Facilitated by Karen Hudson, Missouri Department of Conservation
Led by K.C. Dahl, Account Executive and Amy Winder, Director of Strategic Marketing, Learfield News
Summary and photos by Karen Grimes, Iowa Department of Natural Resources
Repurposing content keeps great stories alive, keeping memories fresh. It also conserves staff time, expertise and resources. Old content on new platforms may help reach a younger audience, GenZ, who rely on a constant diet of instant news, automatically delivered to their smart phones.
Marketing leaders K.C. Dahl and Amy Winder from Learfield Communications challenged us to brainstorm creative ways to deliver mundane information like a weekly fishing report to new audiences.
First, they gave us the benefits, highlighting the advantages of reinforcing messages with dynamite stories from our archives – newly formatted to attract people who consume content in different ways. Delivering the same message on multiple platforms emphasizes the message’s timelessness and importance and can improve organic reach, which drives more than 50 percent of online traffic.
Before you start digging through the archives, ask yourself three questions about current content:
- Is it evergreen? Will it be accurate months or years from now?
- How much engagement did it receive the first time?
- Are there ways to add newness?
Knowing your target audience is equally important. Different platforms have different fans. On Facebook, people like to share experiences like mushroom hunting. On Twitter, they share news and information, often grouped under a hashtag, e.g., #MorelMushroom. They post the world’s best mushroom recipes on Pinterest and share stunning outdoor photos via Instagram or on-site videos through YouTube.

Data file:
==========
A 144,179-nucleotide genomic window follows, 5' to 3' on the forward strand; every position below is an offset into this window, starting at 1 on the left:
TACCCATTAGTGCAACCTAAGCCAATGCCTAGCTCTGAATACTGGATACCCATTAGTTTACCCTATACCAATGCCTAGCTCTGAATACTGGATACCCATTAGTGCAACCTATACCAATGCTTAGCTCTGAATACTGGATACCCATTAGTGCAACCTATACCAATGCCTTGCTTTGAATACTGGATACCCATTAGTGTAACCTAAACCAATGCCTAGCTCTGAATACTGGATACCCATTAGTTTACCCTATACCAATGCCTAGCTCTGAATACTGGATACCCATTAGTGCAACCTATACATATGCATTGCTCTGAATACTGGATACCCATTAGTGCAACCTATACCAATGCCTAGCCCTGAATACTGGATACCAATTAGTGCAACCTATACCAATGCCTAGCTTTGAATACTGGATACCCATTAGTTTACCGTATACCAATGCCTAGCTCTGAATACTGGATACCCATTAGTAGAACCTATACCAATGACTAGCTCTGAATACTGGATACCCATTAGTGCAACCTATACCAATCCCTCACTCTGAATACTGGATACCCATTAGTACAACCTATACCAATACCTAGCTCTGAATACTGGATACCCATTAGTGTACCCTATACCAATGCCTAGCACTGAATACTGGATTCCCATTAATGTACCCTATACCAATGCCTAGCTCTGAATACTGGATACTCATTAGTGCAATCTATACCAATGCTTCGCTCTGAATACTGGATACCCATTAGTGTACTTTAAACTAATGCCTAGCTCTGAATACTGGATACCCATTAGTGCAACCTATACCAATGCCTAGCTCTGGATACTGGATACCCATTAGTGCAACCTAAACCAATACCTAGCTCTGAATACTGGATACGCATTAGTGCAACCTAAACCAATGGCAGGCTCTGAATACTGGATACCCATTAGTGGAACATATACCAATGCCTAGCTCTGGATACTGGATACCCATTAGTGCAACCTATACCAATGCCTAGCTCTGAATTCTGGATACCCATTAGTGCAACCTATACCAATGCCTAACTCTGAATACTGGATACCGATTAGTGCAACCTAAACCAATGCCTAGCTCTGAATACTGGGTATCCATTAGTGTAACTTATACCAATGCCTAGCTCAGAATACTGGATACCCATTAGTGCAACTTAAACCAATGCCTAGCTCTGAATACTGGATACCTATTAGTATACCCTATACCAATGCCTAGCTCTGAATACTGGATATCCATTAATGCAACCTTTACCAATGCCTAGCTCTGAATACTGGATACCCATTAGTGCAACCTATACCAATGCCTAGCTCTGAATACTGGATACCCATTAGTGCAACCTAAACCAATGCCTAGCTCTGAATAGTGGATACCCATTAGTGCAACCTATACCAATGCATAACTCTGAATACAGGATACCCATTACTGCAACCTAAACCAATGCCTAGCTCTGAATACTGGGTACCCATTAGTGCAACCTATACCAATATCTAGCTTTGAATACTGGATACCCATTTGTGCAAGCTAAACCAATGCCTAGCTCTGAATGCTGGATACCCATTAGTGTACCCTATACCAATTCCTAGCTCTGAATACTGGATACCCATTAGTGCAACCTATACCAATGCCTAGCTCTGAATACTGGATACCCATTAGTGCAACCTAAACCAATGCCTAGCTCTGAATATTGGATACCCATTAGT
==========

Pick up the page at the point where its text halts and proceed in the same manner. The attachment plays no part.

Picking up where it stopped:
Look for compliments and comments shared on social media to enhance messages. If a Facebook story on milkweeds stimulates back-to-back comments about Monarch butterflies, it’s time to revisit Monarchs. Likewise, many comments on milkweeds may spark interest in tips on how to grow them.
In another example, Missouri Department of Conservation pulled facts from past audio scripts and recrafted them into 1-minute radio spots, adding sound effects and a call to discover nature. Using Animoto, photos and video became slide shows to share on Facebook and YouTube. Adobe Spark helped encourage people to head outdoors with mobile images for Instagram and Snapchat. Check out Discover Nature Notes.
Dahl and Winder encouraged us to build a resource hub while developing new content and share each element on social media. They suggest creating artwork in different sizes to meet future needs. Then augment those pieces: when you write a blog post, record an audio interview, then compile photos or video for visual impact, and place all pieces on a landing page.
The leaders provided a multitude of ideas: from converting a webinar to a video tutorial or a power point to SlideShare for use on LinkedIn, or featuring popular blog posts or audio in your e-newsletters. Bring outdated information alive by sharing outdoor photos or creating an Infographic to capture current statistics.
Back to the challenge. The breakouts were the best part of the session. Our group’s task: In five minutes brainstorm ideas to repurpose outreach for a weekly Fishing Report, identifying Target Audiences, Platforms, Content and Execution. Then we had 10 minutes to develop a plan of action. After identifying 10 audiences, we focused on families with kids. Our tactics included blogs, classes, emails, regional and statewide species-specific videos, sound bites and web pages with tips for angling success.
Tasked with repurposing a how-to video on wild turkey calling, another group came up with a fun contest for the best YouTube turkey dance. Outreach included Turkey 101 for beginners, recipes and turkey restoration stories.
A group reinventing a blog post came up with a phone app to identify snakes, trail kiosks and an “I’m OK” T-shirt featuring a non-venomous snake.
Repurposing content depends upon available resources, but sometimes the challenge is changing our state of mind. Dahl and Minder asked us to examine our best content. Consider our target audience, the best platforms to deliver our message and ways to reinvent the content to reach them.
Here’s to promoting happy trails free from venomous snakes adorned with cheerful turkey dancers and successful anglers.